- No one knows what the next trend will be. Having a scalable platform that will adjust to a new set of tools and user demands is very important.


If you have a project that you would like to see in our showcase email me

02 Nov 2011 7:31pm GMT

18 Oct 2011

feedDevZone - Items tagged as: Zend Framework

Zend Framework 2.0.0beta1 Released!

The Zend Framework community is pleased to announce the immediate availability of Zend Framework 2.0.0beta1. Packages and installation instructions are available at: http://packages.zendframework.com/

18 Oct 2011 7:44am GMT

05 Oct 2011

feedCI News

New User Guide in Development

We are happy to announce today that the user guide has had some significant improvements, and the first commit of these changes were just pushed today.

As many of you likely heard at CICON 2011, the Reactor team has had an internal project going on for some time to move the user guide to Sphinx. In addition to handling the tedium of generating page and document tables of contents, or maintaining internal links and references, the documentation is now easier to write, as you can simply focus on the content instead of markup and presentation. Don't forget syntax highlighting of PHP, HTML, CSS, and JavaScript in code samples. Based on ReStructured Text, it's also more human readable in a text editor than HTML is, which is likely where you spend most of your time. As an added benefit, Sphinx can output HTML, PDF, and even EPUB formats all from the same source files. We will likely be taking advantage of that at a later date.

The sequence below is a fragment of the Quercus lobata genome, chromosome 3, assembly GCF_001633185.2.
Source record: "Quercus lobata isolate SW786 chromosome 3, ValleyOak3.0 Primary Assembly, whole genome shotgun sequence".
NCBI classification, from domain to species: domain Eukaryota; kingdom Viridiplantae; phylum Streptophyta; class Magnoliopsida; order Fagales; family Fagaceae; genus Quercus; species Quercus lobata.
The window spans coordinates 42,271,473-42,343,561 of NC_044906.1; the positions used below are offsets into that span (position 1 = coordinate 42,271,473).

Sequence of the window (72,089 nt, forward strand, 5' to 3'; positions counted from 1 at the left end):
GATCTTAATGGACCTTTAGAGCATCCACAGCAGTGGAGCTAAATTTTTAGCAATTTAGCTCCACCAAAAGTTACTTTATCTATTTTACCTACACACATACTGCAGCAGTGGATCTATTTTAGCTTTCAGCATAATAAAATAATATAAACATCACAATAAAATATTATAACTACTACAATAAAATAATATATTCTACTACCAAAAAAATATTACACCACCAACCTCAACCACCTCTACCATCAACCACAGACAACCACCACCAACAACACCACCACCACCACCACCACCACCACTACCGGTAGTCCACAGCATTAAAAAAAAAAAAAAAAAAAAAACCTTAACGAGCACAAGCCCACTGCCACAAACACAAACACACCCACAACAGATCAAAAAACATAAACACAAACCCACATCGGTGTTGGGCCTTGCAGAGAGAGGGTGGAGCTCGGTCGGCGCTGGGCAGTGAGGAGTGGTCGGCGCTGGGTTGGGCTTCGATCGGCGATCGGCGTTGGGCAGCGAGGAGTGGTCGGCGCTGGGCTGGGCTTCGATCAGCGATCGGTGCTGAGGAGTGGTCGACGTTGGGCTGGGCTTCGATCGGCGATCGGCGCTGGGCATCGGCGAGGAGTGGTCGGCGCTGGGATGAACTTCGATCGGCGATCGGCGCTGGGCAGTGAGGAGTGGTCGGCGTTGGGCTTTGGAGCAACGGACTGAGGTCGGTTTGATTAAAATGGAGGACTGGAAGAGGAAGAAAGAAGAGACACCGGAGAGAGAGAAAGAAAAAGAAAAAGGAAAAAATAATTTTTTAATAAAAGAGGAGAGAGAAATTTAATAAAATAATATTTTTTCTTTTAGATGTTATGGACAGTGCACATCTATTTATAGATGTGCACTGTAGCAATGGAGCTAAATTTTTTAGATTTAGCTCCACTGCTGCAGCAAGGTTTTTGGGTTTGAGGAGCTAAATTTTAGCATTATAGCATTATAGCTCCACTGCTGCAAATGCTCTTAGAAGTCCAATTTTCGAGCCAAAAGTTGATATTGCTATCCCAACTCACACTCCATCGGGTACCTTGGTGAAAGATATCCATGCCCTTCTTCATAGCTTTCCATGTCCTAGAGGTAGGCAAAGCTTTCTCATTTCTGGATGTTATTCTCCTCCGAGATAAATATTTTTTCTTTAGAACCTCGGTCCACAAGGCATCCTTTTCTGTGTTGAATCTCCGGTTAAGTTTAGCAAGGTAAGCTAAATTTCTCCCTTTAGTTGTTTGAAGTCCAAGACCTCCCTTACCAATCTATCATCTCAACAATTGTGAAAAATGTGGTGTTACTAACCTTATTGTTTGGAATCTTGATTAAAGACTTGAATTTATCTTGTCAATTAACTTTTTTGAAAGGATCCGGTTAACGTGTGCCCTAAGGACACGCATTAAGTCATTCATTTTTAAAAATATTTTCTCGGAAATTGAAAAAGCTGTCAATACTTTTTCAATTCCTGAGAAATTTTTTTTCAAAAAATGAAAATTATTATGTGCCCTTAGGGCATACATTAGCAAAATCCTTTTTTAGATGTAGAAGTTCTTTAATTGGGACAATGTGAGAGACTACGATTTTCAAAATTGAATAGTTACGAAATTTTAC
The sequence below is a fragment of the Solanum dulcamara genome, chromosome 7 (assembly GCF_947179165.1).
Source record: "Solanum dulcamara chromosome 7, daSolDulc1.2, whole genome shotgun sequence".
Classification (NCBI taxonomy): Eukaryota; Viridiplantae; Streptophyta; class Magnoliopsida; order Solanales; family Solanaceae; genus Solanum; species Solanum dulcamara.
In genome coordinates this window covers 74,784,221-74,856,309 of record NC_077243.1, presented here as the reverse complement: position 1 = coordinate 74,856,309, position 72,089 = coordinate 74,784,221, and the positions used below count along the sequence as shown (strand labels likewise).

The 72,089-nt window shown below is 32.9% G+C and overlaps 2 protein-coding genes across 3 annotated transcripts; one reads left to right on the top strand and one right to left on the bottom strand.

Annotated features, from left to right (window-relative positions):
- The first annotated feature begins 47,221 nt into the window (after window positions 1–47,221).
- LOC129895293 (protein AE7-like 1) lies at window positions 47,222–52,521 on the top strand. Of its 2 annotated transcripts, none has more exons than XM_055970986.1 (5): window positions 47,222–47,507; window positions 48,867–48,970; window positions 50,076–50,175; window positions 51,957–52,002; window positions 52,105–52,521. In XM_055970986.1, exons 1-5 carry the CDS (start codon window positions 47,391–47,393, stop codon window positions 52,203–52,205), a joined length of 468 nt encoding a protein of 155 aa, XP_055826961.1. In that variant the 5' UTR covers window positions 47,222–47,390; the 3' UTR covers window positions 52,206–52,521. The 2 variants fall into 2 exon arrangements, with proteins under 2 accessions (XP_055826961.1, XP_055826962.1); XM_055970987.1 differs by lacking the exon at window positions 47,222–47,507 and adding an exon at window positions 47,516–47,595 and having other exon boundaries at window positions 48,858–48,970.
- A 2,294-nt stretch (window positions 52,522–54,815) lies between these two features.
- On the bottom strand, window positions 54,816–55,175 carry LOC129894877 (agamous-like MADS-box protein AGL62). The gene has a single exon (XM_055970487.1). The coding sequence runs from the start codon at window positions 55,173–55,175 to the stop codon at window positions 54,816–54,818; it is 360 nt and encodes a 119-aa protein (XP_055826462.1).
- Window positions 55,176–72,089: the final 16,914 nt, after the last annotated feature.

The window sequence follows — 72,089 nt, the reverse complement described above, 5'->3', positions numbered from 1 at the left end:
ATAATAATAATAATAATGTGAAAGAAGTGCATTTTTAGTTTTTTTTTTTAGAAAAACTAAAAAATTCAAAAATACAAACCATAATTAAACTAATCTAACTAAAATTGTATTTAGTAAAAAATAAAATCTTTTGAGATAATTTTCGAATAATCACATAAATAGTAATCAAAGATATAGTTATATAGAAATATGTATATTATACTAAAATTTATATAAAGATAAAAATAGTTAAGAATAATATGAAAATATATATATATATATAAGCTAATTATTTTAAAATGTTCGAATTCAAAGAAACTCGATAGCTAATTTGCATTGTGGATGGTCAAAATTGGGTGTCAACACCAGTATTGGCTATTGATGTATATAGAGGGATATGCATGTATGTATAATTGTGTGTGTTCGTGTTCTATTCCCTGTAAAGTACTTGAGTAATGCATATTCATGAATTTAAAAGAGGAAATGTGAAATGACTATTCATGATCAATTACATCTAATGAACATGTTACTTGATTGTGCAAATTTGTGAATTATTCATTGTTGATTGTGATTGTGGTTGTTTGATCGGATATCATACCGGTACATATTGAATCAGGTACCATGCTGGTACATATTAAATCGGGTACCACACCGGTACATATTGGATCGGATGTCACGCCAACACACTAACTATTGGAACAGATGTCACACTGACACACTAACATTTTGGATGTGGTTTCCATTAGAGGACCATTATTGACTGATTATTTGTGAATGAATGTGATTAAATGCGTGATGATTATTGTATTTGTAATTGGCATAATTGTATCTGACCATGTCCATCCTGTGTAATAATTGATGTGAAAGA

But we didn't stop there, we also enlisted the thunderous powers of EllisLab's Chief Creative Officer, James Mathias for a style redesign. They are clean, easy to read, and beautiful.

Setting up your dev environment to work with Sphinx (if you want to render and output locally) is very easy, and takes about five minutes. For those that want to geek out, we have added a readme file to the user guide source folder so the step by step instructions are available right from GitHub.

Today marks the first commit with the new user guide to the unreleased develop branch, so you may encounter some bumps. Most notably are the code blocks, which pandoc lost our line breaks on, and some navigation issues as we experiment with different table of contents presentation and depth. We'll be cleaning these up prior to the next release (much is as simple as some line breaks and tabs), but feel free to pitch in and submit some pull requests if you see anything out of whack.

And lastly, for the first time ever, we have live nightly builds of documentation for the develop branch available at the CodeIgniter web site. Enjoy!

05 Oct 2011 7:23pm GMT

29 Sep 2011

feedDevZone - Items tagged as: Zend Framework